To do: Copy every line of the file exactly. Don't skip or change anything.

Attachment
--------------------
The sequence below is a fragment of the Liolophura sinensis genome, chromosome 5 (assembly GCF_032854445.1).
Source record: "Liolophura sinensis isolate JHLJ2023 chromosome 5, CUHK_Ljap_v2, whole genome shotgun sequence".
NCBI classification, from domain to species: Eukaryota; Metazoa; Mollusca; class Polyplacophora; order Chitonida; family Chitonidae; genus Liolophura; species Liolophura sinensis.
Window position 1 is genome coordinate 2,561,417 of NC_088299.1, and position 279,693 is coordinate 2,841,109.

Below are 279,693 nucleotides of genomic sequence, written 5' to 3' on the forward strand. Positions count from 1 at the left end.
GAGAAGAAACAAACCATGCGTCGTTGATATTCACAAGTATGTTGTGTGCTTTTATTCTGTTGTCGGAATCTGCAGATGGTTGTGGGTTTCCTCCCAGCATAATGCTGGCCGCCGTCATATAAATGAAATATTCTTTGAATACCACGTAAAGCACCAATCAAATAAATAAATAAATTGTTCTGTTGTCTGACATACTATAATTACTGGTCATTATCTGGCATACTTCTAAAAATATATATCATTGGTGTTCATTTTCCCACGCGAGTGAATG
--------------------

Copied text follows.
The sequence below is a fragment of the Liolophura sinensis genome, chromosome 5 (assembly GCF_032854445.1).
Source record: "Liolophura sinensis isolate JHLJ2023 chromosome 5, CUHK_Ljap_v2, whole genome shotgun sequence".
NCBI classification, from domain to species: Eukaryota; Metazoa; Mollusca; class Polyplacophora; order Chitonida; family Chitonidae; genus Liolophura; species Liolophura sinensis.
Window position 1 is genome coordinate 2,561,417 of NC_088299.1, and position 279,693 is coordinate 2,841,109.

Below are 279,693 nucleotides of genomic sequence, written 5' to 3' on the forward strand. Positions count from 1 at the left end.
GAGAAGAAACAAACCATGCGTCGTTGATATTCACAAGTATGTTGTGTGCTTTTATTCTGTTGTCGGAATCTGCAGATGGTTGTGGGTTTCCTCCCAGCATAATGCTGGCCGCCGTCATATAAATGAAATATTCTTTGAATACCACGTAAAGCACCAATCAAATAAATAAATAAATTGTTCTGTTGTCTGACATACTATAATTACTGGTCATTATCTGGCATACTTCTAAAAATATATATCATTGGTGTTCATTTTCCCACGCGAGTGAATG